Panelists discussed the implications of this new data, the current and future health care challenges for people living with arthritis and potential policy solutions – including the need for additional funding for federal arthritis research programs.

“Living with arthritis is incredibly challenging, especially when you’re young,” said Erin Vago, juvenile arthritis patient and Arthritis Foundation ambassador. “I’ve endured hardships, from giving up hobbies to being diagnosed with other conditions, including Fibromyalgia. I want to help improve the lives of all people living with arthritis, which is why funding medical research is so important to me.”

Panelists also highlighted the need for additional funds to support federal arthritis research programs, including the CDC’s Arthritis Program, NIH arthritis initiatives, and the creation of a $20 million stand-alone arthritis research program at the DoD to study the impact of arthritis in the Armed Forces.

“By supporting additional investment in arthritis research, Congress can ensure that the dedicated teams of researchers at the CDC and NIH have the resources they need to continue their important work of developing new treatments and possibly even cures for arthritis and other rheumatic diseases,” Dr. Worthing said. “Arthritis also impacts current U.S. service members and veterans at alarmingly high rates, yet there is no dedicated research budget at the Department of Defense to study the disease and develop treatment and prevention strategies. Fortunately, lawmakers have an opportunity to support our efforts by allocating $20 million of existing funds to create a stand-alone, Congressionally Directed Medical Research Program at the Department of Defense to study arthritis and its impact on veterans and service members.”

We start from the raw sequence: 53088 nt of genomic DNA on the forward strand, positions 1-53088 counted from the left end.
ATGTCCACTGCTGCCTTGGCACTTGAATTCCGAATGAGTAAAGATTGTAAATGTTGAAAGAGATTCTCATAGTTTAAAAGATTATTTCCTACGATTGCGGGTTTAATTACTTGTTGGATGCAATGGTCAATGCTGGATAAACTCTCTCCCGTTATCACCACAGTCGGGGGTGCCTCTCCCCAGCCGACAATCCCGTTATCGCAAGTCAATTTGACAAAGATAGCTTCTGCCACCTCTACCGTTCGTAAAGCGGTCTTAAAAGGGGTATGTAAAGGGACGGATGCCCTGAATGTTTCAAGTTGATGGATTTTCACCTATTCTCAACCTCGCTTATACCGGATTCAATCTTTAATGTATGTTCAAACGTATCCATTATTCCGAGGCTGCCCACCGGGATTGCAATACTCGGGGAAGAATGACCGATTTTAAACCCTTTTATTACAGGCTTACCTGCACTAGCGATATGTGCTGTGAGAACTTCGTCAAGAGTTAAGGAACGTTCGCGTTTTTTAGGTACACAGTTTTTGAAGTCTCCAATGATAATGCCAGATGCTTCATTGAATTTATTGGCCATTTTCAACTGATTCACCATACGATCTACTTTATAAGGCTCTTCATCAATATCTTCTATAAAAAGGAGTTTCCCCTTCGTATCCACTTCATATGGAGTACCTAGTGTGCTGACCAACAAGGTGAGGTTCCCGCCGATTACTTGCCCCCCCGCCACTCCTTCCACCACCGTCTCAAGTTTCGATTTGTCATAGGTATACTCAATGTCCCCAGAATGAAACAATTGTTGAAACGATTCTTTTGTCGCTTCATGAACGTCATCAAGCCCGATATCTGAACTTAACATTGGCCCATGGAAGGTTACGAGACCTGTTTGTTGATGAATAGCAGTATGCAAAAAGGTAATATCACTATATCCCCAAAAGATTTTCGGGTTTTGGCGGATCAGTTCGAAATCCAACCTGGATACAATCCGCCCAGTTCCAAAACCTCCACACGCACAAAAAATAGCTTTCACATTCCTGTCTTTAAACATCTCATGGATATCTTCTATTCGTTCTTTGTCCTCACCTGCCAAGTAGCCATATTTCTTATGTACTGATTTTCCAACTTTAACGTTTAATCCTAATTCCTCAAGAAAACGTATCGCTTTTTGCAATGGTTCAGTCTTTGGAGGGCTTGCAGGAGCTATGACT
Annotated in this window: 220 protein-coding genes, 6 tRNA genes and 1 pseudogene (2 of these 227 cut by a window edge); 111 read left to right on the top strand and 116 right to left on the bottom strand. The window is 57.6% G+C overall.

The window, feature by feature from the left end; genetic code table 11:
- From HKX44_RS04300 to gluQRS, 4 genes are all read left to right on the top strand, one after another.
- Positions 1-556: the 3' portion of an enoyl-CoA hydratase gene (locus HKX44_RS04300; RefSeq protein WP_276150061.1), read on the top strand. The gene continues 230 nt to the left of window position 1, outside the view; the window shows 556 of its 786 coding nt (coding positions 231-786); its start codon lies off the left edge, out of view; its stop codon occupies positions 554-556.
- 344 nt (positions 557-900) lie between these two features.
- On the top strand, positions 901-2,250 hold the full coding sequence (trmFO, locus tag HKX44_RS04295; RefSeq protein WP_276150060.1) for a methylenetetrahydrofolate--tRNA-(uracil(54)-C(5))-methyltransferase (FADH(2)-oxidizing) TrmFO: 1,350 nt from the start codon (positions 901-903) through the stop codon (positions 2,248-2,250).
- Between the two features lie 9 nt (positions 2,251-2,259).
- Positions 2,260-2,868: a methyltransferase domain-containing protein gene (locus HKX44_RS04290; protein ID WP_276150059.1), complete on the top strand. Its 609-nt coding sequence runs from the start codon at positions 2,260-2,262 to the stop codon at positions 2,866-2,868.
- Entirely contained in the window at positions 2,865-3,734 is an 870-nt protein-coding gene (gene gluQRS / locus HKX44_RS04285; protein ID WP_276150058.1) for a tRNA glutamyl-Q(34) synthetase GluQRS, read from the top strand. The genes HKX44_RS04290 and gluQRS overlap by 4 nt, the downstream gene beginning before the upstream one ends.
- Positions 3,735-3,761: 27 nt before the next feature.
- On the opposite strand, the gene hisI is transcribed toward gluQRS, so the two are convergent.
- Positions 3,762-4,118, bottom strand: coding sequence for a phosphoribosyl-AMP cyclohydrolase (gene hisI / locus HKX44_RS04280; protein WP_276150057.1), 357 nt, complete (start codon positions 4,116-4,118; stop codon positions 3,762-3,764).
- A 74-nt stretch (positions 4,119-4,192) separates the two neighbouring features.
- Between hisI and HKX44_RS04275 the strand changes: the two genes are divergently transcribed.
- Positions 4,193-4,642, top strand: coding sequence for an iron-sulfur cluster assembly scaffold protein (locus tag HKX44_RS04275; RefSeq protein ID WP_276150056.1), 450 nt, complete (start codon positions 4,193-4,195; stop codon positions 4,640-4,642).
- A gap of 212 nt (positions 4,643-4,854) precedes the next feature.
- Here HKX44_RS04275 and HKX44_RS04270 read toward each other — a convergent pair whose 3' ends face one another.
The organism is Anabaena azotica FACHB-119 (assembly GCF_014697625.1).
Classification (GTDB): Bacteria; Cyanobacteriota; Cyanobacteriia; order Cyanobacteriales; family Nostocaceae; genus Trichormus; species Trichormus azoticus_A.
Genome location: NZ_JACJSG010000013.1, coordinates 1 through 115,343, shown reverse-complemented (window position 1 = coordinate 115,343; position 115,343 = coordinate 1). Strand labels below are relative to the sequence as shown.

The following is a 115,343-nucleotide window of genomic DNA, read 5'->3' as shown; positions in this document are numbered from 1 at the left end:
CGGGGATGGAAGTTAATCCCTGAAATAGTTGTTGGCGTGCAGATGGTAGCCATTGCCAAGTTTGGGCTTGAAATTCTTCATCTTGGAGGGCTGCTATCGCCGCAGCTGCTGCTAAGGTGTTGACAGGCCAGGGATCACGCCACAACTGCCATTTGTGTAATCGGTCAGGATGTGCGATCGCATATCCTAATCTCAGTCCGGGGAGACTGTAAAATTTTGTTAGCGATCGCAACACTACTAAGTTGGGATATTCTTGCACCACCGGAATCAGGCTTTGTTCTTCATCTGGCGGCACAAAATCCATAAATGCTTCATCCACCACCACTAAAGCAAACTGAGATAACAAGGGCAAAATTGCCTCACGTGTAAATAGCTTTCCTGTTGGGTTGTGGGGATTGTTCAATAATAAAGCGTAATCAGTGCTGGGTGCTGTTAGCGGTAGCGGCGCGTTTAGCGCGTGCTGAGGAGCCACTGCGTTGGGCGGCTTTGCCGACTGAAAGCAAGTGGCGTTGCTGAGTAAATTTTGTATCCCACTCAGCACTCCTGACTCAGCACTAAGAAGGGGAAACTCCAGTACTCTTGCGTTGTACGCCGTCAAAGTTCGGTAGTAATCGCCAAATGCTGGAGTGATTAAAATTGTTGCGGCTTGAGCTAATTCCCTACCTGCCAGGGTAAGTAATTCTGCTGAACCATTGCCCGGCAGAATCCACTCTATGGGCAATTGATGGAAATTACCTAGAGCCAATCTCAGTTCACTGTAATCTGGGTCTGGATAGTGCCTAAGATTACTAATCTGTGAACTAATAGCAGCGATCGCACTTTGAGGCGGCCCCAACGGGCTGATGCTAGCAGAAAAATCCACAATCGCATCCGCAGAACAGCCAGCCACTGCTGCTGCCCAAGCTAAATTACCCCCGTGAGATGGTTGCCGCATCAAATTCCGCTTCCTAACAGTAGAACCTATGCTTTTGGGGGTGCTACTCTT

“Programs like the CDC Arthritis Program - which is grounded in research - significantly improve the quality of life for people affected by arthritis,” said Lesha Spencer-Brown, National Recreation and Park Association (NRPA) program manager. “Moreover, funding for this program allows park and recreation agencies across the country to provide evidence-based programs that are not only cost-effective, but easily accessible.”

Dr. Chad Helmick, MD,  a medical epidemiologist from the CDC’s  National Center for Chronic Disease Prevention and Health Promotion (NCCDPHP) was also featured on today’s panel. 

Jocelyn Givens
404-633-3777, ext. 810


The American College of Rheumatology (ACR) is the nation’s leading advocacy organization for the rheumatology care community, representing more than 6,400 U.S. rheumatologists and rheumatology health professionals. As an ethically driven, professional membership organization committed to improving healthcare for Americans living with rheumatic diseases, the ACR advocates for high-quality, high-value policies and reforms that will ensure safe, effective, affordable and accessible rheumatology care.